Yesterday, Home Affairs Minister Peter Dutton announced his intention for a national “child-sex register”, claiming it would be the “toughest crack down on peadophiles in Australia’s history”.
These are bold claims by the Minister, presumably supported by evidence. However a review of the evidence, and past experience in other jurisdictions where public sex offender registers exist, simply do not support that it would increase community protection, reduce reoffending, or act as a significant deterrent.
A few facts about child sex assault and sex offending generally:
- The vast majority of sex offences and assaults are committed by someone known to the victim or the victim’s family, with studies reporting around three-quarters of sexual assault victims knew their offender, and around one-third were assaulted by a family member.
- 83% of child sexual assault victims aged under 14 were assaulted by someone they knew, and only 10% were assaulted by someone unknown.
- Despite common belief, rates of reoffending for sex offenders is relatively low compared to other offenders.
Source: Australian Institute of Criminology, 2018.
The notion that a public sex offender register, identifying photos of offenders, their area of residence, personal details and the nature of their offending, will improve public safety, is simply not supported by the evidence.
In the USA, since as early as 1994, public sex offender registers have been in operation in various states, and at different levels. Empirical studies into their effectiveness have been mixed, but significantly:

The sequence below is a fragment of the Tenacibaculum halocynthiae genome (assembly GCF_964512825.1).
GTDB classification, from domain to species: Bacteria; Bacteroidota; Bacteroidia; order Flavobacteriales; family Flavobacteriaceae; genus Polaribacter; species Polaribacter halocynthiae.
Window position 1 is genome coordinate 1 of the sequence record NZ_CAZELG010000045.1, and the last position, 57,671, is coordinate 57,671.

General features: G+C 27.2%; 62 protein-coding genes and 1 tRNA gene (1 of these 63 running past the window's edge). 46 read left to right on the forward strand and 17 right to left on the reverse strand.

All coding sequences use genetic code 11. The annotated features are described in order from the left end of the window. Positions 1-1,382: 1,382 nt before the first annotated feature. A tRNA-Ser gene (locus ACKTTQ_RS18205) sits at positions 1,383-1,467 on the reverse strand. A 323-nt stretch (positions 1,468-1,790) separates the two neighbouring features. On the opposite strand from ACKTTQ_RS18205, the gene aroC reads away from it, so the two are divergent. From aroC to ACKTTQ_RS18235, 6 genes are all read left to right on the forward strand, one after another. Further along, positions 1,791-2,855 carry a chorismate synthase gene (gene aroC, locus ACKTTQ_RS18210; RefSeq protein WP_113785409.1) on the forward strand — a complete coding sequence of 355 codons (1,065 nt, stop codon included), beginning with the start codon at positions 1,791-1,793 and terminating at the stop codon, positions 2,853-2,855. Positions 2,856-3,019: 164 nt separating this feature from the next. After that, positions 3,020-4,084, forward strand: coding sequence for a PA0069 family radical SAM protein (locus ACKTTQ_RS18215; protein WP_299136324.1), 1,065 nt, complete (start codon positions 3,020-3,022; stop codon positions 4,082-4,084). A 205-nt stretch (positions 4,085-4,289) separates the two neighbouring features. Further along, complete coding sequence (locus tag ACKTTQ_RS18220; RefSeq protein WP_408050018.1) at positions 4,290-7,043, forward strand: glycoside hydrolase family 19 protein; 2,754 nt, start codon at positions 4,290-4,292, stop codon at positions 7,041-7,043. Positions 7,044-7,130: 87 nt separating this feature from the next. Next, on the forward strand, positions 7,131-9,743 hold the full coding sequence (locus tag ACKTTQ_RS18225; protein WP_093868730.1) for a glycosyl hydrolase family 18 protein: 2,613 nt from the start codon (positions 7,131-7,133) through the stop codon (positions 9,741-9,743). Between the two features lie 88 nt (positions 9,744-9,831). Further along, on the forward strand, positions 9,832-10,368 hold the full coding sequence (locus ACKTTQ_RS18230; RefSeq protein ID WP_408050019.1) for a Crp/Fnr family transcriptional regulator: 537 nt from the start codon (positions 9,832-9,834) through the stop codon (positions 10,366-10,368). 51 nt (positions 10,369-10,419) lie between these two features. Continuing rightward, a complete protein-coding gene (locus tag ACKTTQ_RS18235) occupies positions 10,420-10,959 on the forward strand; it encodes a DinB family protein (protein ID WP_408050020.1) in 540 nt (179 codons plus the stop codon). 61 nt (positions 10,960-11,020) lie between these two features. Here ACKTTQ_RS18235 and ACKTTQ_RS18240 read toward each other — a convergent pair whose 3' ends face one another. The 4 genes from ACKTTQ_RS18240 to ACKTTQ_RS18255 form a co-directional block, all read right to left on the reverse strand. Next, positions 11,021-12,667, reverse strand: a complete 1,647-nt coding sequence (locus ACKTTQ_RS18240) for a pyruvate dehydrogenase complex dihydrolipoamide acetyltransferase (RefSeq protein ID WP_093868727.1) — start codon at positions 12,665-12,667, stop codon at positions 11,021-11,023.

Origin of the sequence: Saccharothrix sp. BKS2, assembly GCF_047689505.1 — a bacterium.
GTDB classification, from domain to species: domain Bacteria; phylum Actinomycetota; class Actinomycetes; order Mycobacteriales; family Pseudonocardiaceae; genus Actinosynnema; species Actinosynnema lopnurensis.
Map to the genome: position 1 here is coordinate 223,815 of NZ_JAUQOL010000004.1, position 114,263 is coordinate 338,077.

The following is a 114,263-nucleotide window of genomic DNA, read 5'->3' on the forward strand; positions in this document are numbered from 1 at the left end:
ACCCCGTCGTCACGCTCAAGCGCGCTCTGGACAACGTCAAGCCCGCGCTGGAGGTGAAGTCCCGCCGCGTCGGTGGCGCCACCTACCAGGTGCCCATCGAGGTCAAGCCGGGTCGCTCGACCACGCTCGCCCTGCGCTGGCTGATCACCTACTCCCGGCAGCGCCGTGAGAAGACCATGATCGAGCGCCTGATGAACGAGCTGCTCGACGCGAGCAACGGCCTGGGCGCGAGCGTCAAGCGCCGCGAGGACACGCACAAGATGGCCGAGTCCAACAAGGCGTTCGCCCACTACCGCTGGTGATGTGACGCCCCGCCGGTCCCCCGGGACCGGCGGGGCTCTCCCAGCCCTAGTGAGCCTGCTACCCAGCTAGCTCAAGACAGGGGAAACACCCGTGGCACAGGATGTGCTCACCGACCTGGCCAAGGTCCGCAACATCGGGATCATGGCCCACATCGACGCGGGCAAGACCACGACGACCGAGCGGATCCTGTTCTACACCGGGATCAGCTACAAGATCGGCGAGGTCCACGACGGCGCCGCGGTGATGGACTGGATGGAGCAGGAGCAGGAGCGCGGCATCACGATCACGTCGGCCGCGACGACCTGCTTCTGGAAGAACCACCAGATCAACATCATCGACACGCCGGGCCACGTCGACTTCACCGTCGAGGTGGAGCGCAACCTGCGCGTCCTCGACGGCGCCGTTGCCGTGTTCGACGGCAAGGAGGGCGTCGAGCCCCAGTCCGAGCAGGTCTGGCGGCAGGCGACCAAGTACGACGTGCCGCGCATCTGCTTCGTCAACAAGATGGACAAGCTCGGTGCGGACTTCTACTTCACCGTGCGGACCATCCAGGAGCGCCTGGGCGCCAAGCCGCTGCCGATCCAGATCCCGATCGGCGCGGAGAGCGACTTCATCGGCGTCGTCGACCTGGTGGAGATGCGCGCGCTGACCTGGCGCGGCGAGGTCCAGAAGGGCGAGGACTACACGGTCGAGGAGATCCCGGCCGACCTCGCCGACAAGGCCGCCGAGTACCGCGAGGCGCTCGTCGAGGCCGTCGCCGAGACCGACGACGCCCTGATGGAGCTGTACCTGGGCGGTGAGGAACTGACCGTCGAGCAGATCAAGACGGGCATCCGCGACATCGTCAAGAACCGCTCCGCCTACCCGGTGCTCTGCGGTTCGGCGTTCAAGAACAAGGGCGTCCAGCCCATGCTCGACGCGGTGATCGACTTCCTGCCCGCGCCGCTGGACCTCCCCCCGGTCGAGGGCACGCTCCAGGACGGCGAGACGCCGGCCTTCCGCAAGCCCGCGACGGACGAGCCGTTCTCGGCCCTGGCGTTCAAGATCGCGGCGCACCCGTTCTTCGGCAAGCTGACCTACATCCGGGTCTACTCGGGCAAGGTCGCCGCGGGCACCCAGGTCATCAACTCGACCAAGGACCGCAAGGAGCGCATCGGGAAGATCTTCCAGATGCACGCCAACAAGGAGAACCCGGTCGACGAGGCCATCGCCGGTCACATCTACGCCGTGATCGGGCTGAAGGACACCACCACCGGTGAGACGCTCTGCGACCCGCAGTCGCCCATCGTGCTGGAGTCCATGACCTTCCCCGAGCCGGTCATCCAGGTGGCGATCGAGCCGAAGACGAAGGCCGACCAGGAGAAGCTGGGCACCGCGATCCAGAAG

- Several seperate studies have found that public registers did not reduce sex offence recidivism.
- A review of the studies by the Australian Institute of Criminology found that although there is some evidence it has a general deterrent effect, there is “little evidence that the US policies have reduced reoffending among registered sex offenders; in fact, some studies have shown that [it has] increased sex offender recidivism”.
Problems with Public Registers
There are a number of concerns with these registers. For example, there is a real danger that public sex offender registers will lead to an false sense of security. This is particularly given the overwhelming majority of offences against young people are committed by someone known or close to the victim, often a family member.
Further, public shaming and ongoing victimisation of sex offenders can lead to isolation, exclusion from employment and opportunities, lack of stable housing and positive social connections. These are all factors that significantly increase the chance of reoffending.
Issues also exists concerning offences such as “sexting” or other offences committed by people at a young age (whilst still over 18), effectively being stigmatised for life.
NSW already has one of the toughest child sex offender registers in the country. Offenders are subjected to regular police visits, must advise police of all electronic devices, email and social media accounts, phone numbers, car registration details and addresses. Penalties for breaching there obligations are severe.
There is little, if any, evidence to suggest that a public register will work. In fact it is likely to draw police resources away from current priorities. Further, it will stigmatise one-off offenders after they have served their sentences and the focus is on rehabilitation and ensuring they do not reoffend.
Note: References to studies and statistics are drawn from the Australian Government’s own report: “What impact do public sex offender registers have on the community?” – Australian Institute of Criminology – May 2018